Conservative Party Conference Special
BLAST FROM THE PAST… Hundreds of Women Against State Pension Inequality, known as WASPI, dressed as Suffragettes and protested outside Central Library. Chants of “Hey, hey, Theresa May, how many women have you robbed today?” echoed from the ring of steel. The North Wales WASPI branch was among those that made the trip to Manchester for the rally. WASPI were protesting against what they claim is an injustice from changes to the state pension laws in 1995 and 2011 Acts. The Tory’s 1995 Pension Act included plans to increase women’s state pension age to 65. WASPI says it supports the equalisation but does not agree with “unfair” ways the changes were implemented in 2011, and claim there was little or no notice given. WASPI wants a “bridging” pension to provide an income until state pension age that is not means-tested, with compensation of losses for those women who have already reached their state pension age. Rumour has it the protests caused pensions minister Guy Opperman to pull out of a fringe event he was due to take part in.
DATA DOCTORS… Health minister Philip Dunne claimed the NHS will see a “transformation in data” and the UK’s upcoming “precision medicine strategy” will be a “testing ground” in drug discovery, use and care. Dunne said manufacturing data through artificial intelligence will “start to move towards predictability of behaviour” and that “we are going to see many more drugs being produced as a result of data”. Mike Thompson, of the Association of the British Pharmaceutical Industry, said: “The plan is to do a genomic profile of each citizen, and link long-term outcomes with specific drugs. This is precision medicine and will lead to medical breakthroughs because we will treat different strands of diseases with different drugs.” However, a professor from Imperial College London, speaking from the floor, argued back that “the NHS should be focusing its time and energy on bettering treatment for mental health instead of trialing genome projects. It is ridiculous that current issues are not being addressed before technology is implemented. The claim that drugs are bettering patient care is also incredibly insulting to the doctors and nurses that work tirelessly to achieve such care.”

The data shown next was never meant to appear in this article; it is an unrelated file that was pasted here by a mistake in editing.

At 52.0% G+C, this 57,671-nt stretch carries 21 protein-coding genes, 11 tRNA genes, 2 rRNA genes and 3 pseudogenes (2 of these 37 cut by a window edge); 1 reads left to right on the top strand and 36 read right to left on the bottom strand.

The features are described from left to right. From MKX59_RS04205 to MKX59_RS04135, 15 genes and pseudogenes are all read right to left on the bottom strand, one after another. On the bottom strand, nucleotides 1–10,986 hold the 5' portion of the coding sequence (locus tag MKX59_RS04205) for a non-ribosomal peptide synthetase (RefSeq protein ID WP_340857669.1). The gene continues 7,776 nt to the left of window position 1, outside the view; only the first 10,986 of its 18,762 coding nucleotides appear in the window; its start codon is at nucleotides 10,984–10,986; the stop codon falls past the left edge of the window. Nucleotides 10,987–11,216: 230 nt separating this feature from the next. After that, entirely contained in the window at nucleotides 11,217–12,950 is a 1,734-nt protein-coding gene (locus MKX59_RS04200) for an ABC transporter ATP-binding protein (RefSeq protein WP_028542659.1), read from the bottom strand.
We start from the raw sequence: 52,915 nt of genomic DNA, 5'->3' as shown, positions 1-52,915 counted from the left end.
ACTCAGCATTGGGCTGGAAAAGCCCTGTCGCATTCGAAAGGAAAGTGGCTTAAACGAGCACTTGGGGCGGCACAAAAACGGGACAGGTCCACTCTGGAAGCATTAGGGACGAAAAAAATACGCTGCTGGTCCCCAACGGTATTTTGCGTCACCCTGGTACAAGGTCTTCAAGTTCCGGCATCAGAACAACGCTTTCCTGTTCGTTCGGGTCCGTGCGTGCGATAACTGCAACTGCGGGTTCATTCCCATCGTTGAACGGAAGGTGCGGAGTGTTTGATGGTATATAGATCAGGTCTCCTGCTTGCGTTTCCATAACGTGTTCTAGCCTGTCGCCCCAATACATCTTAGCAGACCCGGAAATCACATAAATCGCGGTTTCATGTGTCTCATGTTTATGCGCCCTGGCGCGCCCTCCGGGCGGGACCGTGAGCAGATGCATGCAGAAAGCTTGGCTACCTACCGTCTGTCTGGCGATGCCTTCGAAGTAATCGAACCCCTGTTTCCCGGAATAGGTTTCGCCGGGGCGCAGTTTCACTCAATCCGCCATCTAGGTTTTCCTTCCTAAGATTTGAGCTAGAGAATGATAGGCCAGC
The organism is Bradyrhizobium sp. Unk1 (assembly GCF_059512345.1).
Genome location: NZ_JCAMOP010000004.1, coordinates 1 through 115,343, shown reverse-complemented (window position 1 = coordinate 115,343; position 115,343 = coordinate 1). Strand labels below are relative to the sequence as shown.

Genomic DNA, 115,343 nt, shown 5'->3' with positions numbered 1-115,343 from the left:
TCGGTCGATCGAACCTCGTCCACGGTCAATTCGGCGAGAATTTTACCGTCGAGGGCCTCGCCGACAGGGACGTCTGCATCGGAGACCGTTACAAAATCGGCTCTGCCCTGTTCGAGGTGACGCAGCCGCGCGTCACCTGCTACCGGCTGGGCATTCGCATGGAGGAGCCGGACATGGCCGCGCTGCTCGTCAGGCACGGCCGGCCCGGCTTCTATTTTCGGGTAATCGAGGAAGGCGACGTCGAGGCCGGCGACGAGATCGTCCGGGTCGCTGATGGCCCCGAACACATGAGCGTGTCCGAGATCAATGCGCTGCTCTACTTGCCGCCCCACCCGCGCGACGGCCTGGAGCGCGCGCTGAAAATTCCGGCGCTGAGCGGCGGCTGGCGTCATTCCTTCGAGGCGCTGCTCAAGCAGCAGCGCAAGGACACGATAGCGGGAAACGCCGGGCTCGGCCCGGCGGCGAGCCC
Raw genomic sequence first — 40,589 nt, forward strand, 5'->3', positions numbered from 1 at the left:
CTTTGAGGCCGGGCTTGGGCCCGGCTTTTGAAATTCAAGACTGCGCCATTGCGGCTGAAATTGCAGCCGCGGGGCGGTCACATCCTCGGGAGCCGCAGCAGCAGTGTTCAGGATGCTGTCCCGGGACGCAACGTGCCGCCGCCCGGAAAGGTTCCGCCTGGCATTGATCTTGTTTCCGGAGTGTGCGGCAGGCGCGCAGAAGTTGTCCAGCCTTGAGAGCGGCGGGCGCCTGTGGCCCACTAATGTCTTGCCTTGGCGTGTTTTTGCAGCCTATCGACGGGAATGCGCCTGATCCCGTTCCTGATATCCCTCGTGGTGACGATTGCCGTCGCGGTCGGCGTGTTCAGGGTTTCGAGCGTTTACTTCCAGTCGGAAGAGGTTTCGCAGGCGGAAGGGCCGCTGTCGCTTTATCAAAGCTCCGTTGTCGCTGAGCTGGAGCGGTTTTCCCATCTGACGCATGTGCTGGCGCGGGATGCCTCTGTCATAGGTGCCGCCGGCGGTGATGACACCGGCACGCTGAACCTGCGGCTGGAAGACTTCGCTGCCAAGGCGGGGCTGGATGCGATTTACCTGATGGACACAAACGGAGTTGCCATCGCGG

BOOZY BOLTHOLES… Authorities claim the visiting Tories generated £39m in revenue for Manchester. A decent chunk of it seemed to be spent in Champagne bar Epernay, next to the convention centre, and Albert’s Schloss over the road also did a roaring trade throughout the four days. Punters were clearly not put off by memories of the People’s Asembly protest camp set up in the Great Northern ampitheatre, between the two busy bars, during 2015’s conference.
LIFE ADVICE… Say what you want about Prime Minister Theresa May, but her strained performance over the course of the conference started to elicit sympathy from onlookers, no matter what their political persuasion. The solution, according to one property director: “What Theresa needs is to go home, put on her pyjamas, and watch a bit of Netflix.” Sounds blissful.
GOOD DEED… Check out ‘Be My Eyes’, a free app that lends sight to the blind via Facetime calls. Volunteers receive a notification for help, and if accepted, a live connection is made. The blind person then asks the volunteer for assistance, whether it’s finding out scratch card results, knowing the expiry date on milk, or even navigating new surroundings. The people behind Be My Eyes say that the technology matches based on language and time zones, and it’s the largest online community for the blind and visually impaired, with more than 500,000 volunteers in 150 countries. The app can be downloaded from the App Store, Google Play, and Android.
LETTER OF COMPLAINT… Someone describing themselves as a striking rail guard has posted an open letter on Twitter explaining why guards are essential for transport services. Members of the RMT on Merseyrail and Northern Rail took part in a series of strikes this week, as part of the ongoing dispute over plans to introduce driver-only trains. The anonymised Twitter account, @guardonatrain, published the letter titled ‘Why I am striking’ which claims that “we are not looking for more money despite what some people are saying”, and “the safe dispatching of trains is a complex and sadly increasingly political issue”.
— keepguardonthetrain (@guardonatrain) October 3, 2017